The sighting of this white five-year-old male fallow deer comes days after an equally rare Scottish equivalent, a white stag, was spotted in the Highlands of Scotland, ranging across a glen with a herd of red stags.


The white hart was the symbol of England's King Richard II as shown in this picture of his heraldry painted in 1396


"I thought it was a sheep when I saw it because of its mottled colour," says Fran Lockhart, 45, of The John Muir Trust conservation body.

"I managed to get quite near to him, and he was even more magnificent up close."

But there is a high price to pay for this magnificence. The rarity of these beasts is such that their mounted heads and antlers can fetch thousands of pounds.

And even though their location is usually a closely guarded secret, poachers are unscrupulous.

Last October, they shot a treasured white hart, known affectionately as Snowy by local farmers and gamekeepers, on the border of Devon and Cornwall.

The animal was found decapitated and hanging from a tree, its head and antlers taken as a blood-drenched trophy.

Those who killed this stag, however, may have got more than they bargained for.

Like many legends, those surrounding the white hart come with their fair share of curses and prophecies of bad luck to anyone who crosses the creature.

For the ancient Celts, the white hart was a harbinger of doom, a living symbol that some taboo has been transgressed or a moral law broken.

To come across a white hart was to realise that some terrible evil or judgment was imminent.

The white hart's reputation improved in Arthurian legends, where its appearance was a sign to Arthur and his knights that it was time to embark on a quest - it was considered the one animal that could never be caught so it came to symbolise humanity's never-ending pursuit of knowledge and the unattainable.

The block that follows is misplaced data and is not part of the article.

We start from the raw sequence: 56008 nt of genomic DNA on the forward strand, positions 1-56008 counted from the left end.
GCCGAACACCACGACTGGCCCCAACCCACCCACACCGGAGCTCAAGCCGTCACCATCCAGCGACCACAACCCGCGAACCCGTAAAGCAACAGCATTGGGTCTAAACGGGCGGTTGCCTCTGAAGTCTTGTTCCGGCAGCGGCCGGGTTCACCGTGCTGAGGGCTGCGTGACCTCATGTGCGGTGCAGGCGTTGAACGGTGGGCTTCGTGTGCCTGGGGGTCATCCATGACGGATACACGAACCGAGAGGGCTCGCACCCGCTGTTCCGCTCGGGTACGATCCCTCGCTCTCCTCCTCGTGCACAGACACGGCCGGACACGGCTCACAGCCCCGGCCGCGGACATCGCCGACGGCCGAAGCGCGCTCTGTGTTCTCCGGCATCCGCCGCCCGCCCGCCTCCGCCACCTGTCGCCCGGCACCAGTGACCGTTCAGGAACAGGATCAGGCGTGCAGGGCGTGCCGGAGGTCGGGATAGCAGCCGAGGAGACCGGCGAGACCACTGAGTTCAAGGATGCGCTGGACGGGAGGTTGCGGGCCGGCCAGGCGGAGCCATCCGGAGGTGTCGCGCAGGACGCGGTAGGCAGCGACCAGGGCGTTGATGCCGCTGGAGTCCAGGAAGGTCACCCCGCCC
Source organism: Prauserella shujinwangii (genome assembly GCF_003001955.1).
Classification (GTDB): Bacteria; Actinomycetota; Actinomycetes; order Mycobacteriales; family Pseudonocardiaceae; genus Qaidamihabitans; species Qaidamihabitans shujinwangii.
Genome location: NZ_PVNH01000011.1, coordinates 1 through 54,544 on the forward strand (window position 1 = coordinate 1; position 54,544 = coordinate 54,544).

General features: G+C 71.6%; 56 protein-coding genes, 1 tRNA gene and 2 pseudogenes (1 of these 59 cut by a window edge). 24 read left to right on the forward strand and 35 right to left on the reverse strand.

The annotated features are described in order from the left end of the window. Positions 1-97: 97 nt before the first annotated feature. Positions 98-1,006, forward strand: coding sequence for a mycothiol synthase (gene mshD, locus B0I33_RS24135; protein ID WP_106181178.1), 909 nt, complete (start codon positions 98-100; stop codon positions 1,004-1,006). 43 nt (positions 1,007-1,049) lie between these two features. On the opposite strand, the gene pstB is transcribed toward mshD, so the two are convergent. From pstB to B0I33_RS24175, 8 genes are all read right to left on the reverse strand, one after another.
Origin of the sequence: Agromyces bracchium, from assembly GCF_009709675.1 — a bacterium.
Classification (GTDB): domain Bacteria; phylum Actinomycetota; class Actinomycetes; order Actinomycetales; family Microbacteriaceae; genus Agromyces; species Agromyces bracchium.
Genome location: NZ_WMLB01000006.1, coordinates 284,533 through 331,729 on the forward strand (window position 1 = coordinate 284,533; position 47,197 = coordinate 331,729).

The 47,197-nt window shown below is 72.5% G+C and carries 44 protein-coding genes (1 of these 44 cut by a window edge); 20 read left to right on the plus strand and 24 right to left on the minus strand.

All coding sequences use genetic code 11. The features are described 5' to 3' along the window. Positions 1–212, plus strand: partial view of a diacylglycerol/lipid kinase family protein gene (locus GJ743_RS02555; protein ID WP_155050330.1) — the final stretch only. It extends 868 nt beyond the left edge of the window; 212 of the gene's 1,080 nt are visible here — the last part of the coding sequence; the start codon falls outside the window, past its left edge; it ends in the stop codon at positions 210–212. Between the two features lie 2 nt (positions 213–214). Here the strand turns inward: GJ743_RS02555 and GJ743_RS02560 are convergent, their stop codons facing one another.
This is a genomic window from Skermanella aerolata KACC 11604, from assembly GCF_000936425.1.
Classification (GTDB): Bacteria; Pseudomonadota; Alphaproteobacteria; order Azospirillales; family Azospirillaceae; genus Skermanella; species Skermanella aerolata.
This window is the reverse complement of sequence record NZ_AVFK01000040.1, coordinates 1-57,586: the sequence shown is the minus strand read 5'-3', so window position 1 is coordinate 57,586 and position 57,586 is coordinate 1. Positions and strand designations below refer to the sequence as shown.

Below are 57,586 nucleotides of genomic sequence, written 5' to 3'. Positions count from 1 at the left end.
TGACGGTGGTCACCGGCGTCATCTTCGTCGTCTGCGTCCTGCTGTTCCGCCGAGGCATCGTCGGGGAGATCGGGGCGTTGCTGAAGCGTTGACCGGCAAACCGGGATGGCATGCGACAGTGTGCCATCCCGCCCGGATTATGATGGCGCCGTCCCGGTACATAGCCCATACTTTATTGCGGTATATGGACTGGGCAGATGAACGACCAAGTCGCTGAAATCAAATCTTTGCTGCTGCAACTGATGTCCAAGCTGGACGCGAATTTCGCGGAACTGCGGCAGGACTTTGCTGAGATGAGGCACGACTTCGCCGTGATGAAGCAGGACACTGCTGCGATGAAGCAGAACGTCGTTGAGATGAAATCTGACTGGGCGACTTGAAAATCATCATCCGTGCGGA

Soon, the white hart was appearing in stories throughout Europe.

To Hungarians, it was a white hart that led their ancestors to their homeland; in a French legend, anyone who killed a white hart was cursed with the pain of unrequited love.

It was not long before Christianity managed to appropriate the white hart for its own purposes: the white stag came to symbolise Christ and his presence on earth.

Fundamental to this myth was the story of David I, King of Scotland, whose encounter with this animal led directly to the establishment of the royal palace, Holyrood House, in Edinburgh.

It is said that in 1128, a rebellious King David was warned by his priest not to go hunting on the Feast Day of the Holy Rood (Holy Cross).

Stubbornly, he set off on the hunt and came across a large white deer, which he chased.

Thrown from his horse, the deer charged him. David cried out to God to save him, and at that precise instant, the deer's antlers miraculously turned into a cross, and the animal vanished in a puff of smoke.

The shamed King built a church to the Holy Rood on the spot where his the vision occurred.

From then on, the white deer became a symbol of purity, redemption and good fortune in Scotland, and eventually took a leading position in English heraldry alongside its cousin, the mythic unicorn, whose horn was supposedly endowed with magical properties.

King Richard II adopted the white hart as his personal emblem.

Even today, white harts are seen to be lucky charms, and anyone who spots one is said to have a dose of good fortune just around the corner.

dailymail.co.uk